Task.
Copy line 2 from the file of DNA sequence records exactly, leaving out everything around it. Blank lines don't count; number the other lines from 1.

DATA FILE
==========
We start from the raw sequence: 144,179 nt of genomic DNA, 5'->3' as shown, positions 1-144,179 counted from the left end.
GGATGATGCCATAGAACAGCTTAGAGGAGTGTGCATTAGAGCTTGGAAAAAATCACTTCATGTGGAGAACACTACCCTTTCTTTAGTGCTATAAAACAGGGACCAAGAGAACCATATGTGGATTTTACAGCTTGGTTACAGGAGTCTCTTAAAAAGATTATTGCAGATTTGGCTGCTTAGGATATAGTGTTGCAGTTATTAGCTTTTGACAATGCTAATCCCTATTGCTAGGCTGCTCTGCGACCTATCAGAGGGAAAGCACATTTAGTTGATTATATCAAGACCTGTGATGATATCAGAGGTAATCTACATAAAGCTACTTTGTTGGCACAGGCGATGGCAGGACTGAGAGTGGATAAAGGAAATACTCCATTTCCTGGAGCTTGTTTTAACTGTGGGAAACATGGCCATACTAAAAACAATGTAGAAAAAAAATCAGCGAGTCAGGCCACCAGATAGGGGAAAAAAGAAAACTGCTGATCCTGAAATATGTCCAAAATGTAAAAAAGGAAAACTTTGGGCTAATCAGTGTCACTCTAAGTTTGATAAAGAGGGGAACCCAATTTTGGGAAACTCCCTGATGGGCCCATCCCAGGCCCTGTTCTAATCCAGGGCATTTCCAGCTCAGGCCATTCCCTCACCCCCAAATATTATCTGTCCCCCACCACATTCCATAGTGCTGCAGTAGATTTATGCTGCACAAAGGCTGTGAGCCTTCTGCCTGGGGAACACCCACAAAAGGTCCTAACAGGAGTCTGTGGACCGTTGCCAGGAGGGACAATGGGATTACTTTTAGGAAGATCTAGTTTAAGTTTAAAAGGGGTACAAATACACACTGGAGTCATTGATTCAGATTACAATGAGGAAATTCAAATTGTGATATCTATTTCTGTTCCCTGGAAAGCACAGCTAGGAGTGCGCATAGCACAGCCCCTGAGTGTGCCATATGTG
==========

GGATGATGCCATAGAACAGCTTAGAGGAGTGTGCATTAGAGCTTGGAAAAAATCACTTCATGTGGAGAACACTACCCTTTCTTTAGTGCTATAAAACAGGGACCAAGAGAACCATATGTGGATTTTACAGCTTGGTTACAGGAGTCTCTTAAAAAGATTATTGCAGATTTGGCTGCTTAGGATATAGTGTTGCAGTTATTAGCTTTTGACAATGCTAATCCCTATTGCTAGGCTGCTCTGCGACCTATCAGAGGGAAAGCACATTTAGTTGATTATATCAAGACCTGTGATGATATCAGAGGTAATCTACATAAAGCTACTTTGTTGGCACAGGCGATGGCAGGACTGAGAGTGGATAAAGGAAATACTCCATTTCCTGGAGCTTGTTTTAACTGTGGGAAACATGGCCATACTAAAAACAATGTAGAAAAAAAATCAGCGAGTCAGGCCACCAGATAGGGGAAAAAAGAAAACTGCTGATCCTGAAATATGTCCAAAATGTAAAAAAGGAAAACTTTGGGCTAATCAGTGTCACTCTAAGTTTGATAAAGAGGGGAACCCAATTTTGGGAAACTCCCTGATGGGCCCATCCCAGGCCCTGTTCTAATCCAGGGCATTTCCAGCTCAGGCCATTCCCTCACCCCCAAATATTATCTGTCCCCCACCACATTCCATAGTGCTGCAGTAGATTTATGCTGCACAAAGGCTGTGAGCCTTCTGCCTGGGGAACACCCACAAAAGGTCCTAACAGGAGTCTGTGGACCGTTGCCAGGAGGGACAATGGGATTACTTTTAGGAAGATCTAGTTTAAGTTTAAAAGGGGTACAAATACACACTGGAGTCATTGATTCAGATTACAATGAGGAAATTCAAATTGTGATATCTATTTCTGTTCCCTGGAAAGCACAGCTAGGAGTGCGCATAGCACAGCCCCTGAGTGTGCCATATGTG